Per-title encoding with machine learning is the topic of thie video from MUX.
Nick Chadwick explains that rather than using the same set of parameters to encode every video, the smart money is to find the best balance of bitrate and resolution for each video. By analysing a large number of combinations of bitrate and resolution, Nick shows you can build what he calls a ‘convex hull’ when graphing against quality. This allows you to find the optimal settings.
Doing this en mass is difficult, and Nick spends some time looking at the different ways of implementing it. In the end, Nick and data scientist Ben Dodson built a system which optimses bitrate for each title using neural nets trained on data sets. This resulted in 84% of videos looking better using this method rather than a static ladder.
Many companies would love to be using free codecs, unencumbered by patents, rather than paying for HEVC or AVC. Phil Cluff shows that, contrary to popular belief, it is possible stream with free codecs and get good coverage on mobile and desktop.
Phil starts off by looking at the codecs available and whether they’re patent encumbered with an eye to how much of the market can actually decode them. Free codecs and containers like WebM, VP8 etc. are not supported by Safari which reduces mobile penetration by half. To prove the point, Phil presents the results of his trials in using HEVC, AVC and VP8 on all major browsers.
Whilst this initially leaves a disappointing result for streaming with libre codecs on mobile, there is a solution! Phil explains how an idea from several years ago is being reworked to provide a free streaming protocol MPAG-SASH which avoids using DASH which is itself based on ISO BMFF which is patent encumbered. He then explains how open video players like video.js can be modified to decode libre codecs.
With these two enhancements, we finally see that coverage of up to 80% on mobile is, in principle, possible.
How can we make video more appealing to humans? We’ve evolved to live a certain way and this has defined – and will continue to define – our video technologies. MUX founder Jon Dahl talks to us here about the ways in which human physiology drives viewing habits.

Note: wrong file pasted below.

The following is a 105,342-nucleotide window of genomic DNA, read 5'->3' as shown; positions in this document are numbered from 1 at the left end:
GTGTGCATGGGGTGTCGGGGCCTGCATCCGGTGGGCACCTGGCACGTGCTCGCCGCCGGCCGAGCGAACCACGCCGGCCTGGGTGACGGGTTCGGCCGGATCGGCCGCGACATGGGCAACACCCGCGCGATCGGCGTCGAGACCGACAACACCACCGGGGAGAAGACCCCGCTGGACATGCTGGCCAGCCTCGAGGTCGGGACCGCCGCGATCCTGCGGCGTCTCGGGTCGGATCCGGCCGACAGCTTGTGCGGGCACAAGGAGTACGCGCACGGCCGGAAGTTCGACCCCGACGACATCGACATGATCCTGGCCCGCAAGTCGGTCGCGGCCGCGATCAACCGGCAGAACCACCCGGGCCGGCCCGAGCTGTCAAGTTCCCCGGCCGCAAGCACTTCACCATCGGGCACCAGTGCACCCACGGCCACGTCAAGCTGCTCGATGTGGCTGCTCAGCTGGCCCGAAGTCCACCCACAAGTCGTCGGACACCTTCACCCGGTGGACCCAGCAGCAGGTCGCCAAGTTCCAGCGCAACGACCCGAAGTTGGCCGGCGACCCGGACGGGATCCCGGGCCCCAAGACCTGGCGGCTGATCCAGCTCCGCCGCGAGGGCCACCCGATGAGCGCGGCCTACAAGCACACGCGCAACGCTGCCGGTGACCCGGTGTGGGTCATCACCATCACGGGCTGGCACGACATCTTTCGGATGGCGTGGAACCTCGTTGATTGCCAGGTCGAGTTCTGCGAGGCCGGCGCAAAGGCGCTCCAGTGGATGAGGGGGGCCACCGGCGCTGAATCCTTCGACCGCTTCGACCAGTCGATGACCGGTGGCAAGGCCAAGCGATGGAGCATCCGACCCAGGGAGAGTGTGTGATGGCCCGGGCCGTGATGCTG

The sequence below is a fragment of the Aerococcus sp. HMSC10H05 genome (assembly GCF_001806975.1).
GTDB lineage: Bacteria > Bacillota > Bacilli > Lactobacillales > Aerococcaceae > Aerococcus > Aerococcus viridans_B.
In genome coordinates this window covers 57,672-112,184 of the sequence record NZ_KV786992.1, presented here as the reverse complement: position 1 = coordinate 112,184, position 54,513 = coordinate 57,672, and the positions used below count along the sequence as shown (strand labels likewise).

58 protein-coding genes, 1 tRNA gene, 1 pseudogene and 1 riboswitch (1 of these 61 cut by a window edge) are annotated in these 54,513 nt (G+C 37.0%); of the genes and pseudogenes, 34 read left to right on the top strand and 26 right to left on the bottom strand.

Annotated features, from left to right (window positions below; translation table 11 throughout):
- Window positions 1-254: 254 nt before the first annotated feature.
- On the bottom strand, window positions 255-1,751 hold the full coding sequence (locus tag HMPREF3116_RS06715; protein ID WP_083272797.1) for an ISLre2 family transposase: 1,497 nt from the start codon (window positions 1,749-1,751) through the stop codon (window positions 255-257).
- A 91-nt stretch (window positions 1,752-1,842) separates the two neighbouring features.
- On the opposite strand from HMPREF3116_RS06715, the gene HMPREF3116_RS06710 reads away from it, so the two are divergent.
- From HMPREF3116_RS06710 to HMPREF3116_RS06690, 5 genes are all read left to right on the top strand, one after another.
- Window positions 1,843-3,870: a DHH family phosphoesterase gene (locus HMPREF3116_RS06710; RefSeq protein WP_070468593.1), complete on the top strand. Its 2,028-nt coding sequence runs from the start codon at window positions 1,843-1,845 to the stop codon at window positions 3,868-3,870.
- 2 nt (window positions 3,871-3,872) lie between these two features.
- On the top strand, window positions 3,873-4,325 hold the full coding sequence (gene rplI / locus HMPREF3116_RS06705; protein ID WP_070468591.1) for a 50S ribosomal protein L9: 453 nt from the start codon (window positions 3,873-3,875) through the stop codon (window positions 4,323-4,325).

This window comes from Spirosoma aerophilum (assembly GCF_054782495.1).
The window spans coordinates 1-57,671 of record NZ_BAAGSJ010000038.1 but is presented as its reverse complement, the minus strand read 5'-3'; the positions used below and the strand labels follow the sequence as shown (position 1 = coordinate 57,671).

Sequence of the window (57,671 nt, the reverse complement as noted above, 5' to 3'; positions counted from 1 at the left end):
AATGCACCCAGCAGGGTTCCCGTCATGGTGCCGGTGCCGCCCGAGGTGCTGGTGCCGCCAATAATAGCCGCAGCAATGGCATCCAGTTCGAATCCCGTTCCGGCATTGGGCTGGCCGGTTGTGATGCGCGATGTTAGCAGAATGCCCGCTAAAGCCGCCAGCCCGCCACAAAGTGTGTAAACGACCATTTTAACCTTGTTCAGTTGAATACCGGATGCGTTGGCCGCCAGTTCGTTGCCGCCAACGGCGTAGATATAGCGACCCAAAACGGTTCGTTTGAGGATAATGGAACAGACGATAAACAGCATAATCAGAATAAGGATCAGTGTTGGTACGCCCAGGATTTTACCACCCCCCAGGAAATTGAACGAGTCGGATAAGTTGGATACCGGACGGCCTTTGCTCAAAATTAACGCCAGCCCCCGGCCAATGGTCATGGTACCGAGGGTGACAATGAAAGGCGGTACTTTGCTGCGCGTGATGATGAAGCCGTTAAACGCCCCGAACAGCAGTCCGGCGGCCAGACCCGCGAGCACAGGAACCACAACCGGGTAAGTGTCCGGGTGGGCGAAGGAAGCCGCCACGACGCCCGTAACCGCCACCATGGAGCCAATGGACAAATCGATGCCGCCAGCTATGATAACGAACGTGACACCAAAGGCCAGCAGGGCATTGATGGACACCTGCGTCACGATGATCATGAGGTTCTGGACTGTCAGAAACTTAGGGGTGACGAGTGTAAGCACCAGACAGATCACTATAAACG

Vertical vs. horizontal video, angular resolution and how the typical viewing distances of computers, TVs and other devices affects what resolution we can perceive are all discussed. Jon moves on to frequencies both of audio and video where frame rates and flicker are important and where physics comes into play alongside biology.
Even for the experienced, this talk is bound to bring something new and is a great tour of the fundamentals of the visual perception that our industry relies on and strives to please day in, day out.
This talk was given at Streaming Tech Sweden which is an annual conference from Eyvinn Technology. Streamed on their own video platform, talks are initially available exclusively to all conference attendees, but are released free-to-view during the subsequent year. Free registration is required to watch the videos.
Mux’s Justin Sanford explains the difference between Quality of Service and Quality of Experience; the latter being about the entire viewer experience. Justin looks at ‘Startup time’ showing that it’s a combination of an number of factors which can include loading a web page showing the dependence of your player on the whole ecosystem.
Justin discusses rebuffering and what ‘quality’ is when we talk about streaming. Quality is a combination of encoding quality, resolution but also whether the playback judders.
“Not every optimisation is a tradeoff, however startup time vs. rebuffering is a canonical tradeoff.”
Finally we look at ways of dealing with this, including gathering analytics, standards for measuring quality of experience, and understanding the types of issues your viewers care most about.